Here is what to look for on Blood WorkUse blood work to indirectly monitor your stomach acid. Hydrochloric acid (HCL) is the acid produced in the stomach to lower the pH of the stomach so food is properly digested. To assess your HCL production, you should get blood work done. Check your MCV level (Mean Corpuscular Volume), which is a measurement of red blood cells. Blood cells are categorized into red blood cells and white blood cells. When general health testing is performed, the doctor will look at both types of blood cells. The MCV level should be below 90 to have a normal blood test. We always want to strive to have a normal mcv. The MCV reading will gradually rise as your HCL production declines. One of the reasons that MCV value rises is that there is a vitamin B12 deficiency. B12 relies on intrinsic factor for absorption. Intrinsic factor is produced in the stomach and is dependent on HCL. This would be considered a high MCV. Here is the bad thing that can happen and does happen with age. Hydrochloric acid levels decline causing intrinsic factor levels to decline, which causes poor absorption of B12, which causes large MCV values (high tests). This is why we look at the MCV value on the blood work to get an idea if the patient has low hydrochloric acid production.
There are other blood values that are related to low levels of hydrochloric acid, such as:Total Globulin – HCL may be needed when the reading goes above 2.8. Mean Corpuscular Hemoglobin (MCH) – HCL may be needed when the reading goes above 31.9. Mean Corpuscular Hemoglobin Concentrate (MCHC) – HCL may be needed when the reading goes above 36. Red Cell Size Distribution Width (RDW) – HCL may be needed when the reading goes above 13. Blood Urea Nitrogen (BUN) – HCL may be needed when the reading goes below 10. There is an important saying with blood work. Treat the patient, not the blood work. This means that you should correlate the patient’s symptoms with the blood work.
Important functions of Hydrochloric AcidAnother article I wrote describes some of the other functions of hydrochloric acid that you may not be aware of. Hydrochloric acid kills the microorganisms on the food you eat. The high acid content of your stomach is able to kill things like bacteria, fungus and viruses, which prevents them from getting into the rest of your body. Read more here The dosing protocols for taking hydrochloric acid depend on your size, how much you are eating and how much acid your stomach is already producing. Read more here When a patient has anemia, hydrochloric acid levels in the stomach should always be suspected. Read more here
Top Foods for the Gastrointestinal systemA full list of foods that have research on pubmed can be found (click here) Ginger has been shown to improve functional dyspepsia and stimulates gastric emptying. Pineapple has therapeutic value in the treatment of functional dyspepsia. Apple inhibits the growth of helicobactor pylori and helps to heal damage to the gastric mucosa. Kiwi improves constipation. Amaranth has a gastroprotective effect. Banana protects the gastric mucosa from damage from aspirin. It strengthens mucosal resistance and promotes the healing of ulcers. Basil leaves potent anti-ulcergenic and ulcer healing properties. Cayenne Pepper enhances secretion of bile salts and stimulates the activity of pancreatic lipase. Green Tea is associated with a reduced occurrence of H. Pylori infections. Dates have a positive effect on gastrointestinal transit activity, which improves constipation. Mint leaves may have therapeutic value in gastric emptying disorders. It also may have therapeutic effects in patients suffering from functional dyspepsia and mint appears to be an effective remedy for dyspepsia. See the rest of the foods and smoothie recipes with these foods (click here)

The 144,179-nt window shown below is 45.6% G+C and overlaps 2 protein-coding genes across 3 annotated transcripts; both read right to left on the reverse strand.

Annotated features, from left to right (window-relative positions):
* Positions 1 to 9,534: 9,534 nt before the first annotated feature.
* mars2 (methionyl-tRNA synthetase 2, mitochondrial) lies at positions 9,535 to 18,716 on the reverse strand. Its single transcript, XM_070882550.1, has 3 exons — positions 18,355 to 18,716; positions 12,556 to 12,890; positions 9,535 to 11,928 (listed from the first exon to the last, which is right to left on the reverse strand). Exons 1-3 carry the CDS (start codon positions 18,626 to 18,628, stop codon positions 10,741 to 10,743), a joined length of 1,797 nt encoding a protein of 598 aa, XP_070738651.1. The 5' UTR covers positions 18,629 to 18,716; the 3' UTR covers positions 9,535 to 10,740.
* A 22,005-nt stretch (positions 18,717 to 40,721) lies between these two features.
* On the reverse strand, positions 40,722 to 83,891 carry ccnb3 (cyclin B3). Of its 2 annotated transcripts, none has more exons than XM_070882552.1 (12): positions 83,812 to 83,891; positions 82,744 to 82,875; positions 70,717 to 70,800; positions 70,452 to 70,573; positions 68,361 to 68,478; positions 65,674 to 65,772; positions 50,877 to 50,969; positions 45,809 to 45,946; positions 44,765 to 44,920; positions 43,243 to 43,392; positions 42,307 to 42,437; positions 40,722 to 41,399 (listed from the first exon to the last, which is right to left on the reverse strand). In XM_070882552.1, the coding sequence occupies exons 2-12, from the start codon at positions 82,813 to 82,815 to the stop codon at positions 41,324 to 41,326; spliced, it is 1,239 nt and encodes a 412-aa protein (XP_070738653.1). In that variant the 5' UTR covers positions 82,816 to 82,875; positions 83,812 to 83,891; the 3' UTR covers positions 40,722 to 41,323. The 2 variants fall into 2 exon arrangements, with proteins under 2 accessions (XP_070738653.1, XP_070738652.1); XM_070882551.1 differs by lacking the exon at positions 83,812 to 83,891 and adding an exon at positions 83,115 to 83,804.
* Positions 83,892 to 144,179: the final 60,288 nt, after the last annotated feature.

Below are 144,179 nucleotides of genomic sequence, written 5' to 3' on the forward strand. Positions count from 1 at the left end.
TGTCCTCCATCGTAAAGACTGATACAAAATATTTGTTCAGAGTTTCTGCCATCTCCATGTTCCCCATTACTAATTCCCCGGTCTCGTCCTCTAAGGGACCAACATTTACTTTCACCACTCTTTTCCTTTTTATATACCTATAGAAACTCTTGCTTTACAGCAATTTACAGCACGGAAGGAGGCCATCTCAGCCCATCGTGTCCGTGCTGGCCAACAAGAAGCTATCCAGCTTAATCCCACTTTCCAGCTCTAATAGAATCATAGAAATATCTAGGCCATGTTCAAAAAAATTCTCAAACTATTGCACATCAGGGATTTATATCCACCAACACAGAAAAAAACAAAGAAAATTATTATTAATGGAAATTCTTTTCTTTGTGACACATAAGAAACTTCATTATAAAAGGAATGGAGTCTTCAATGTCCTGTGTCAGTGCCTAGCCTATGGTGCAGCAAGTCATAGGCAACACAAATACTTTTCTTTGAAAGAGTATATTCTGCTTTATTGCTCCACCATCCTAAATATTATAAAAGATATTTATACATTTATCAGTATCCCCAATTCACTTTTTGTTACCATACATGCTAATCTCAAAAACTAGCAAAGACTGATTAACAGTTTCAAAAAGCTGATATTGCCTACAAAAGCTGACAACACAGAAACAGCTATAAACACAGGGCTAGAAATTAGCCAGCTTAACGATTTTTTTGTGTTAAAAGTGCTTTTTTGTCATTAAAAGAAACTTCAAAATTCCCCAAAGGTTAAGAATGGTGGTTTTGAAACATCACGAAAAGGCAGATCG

How to Check your Hydrochloric Acid Production with Blood Work
What is a MCV Blood Test?
MCV stands for Mean Corpuscular Volume. It is an indicator that is on most standard blood panels.
Your MCV level, is a measurement of red blood cells. Blood cells are categorized into red blood cells and white blood cells. When general health testing is performed, the doctor will look at both types of blood cells.
The MCV level should be below 90 to have a normal blood test. We always want to strive to have a normal MCV.
Red blood cells (RBC) are big when they are created. Then as they mature, they shrink in size. If you have large RBCs, that means that they are immature cells and something is preventing them from maturing into a useful size.
This can be be caused by a deficiency in certain nutrients – most commonly a deficiency in vitamin B12 and/or iron.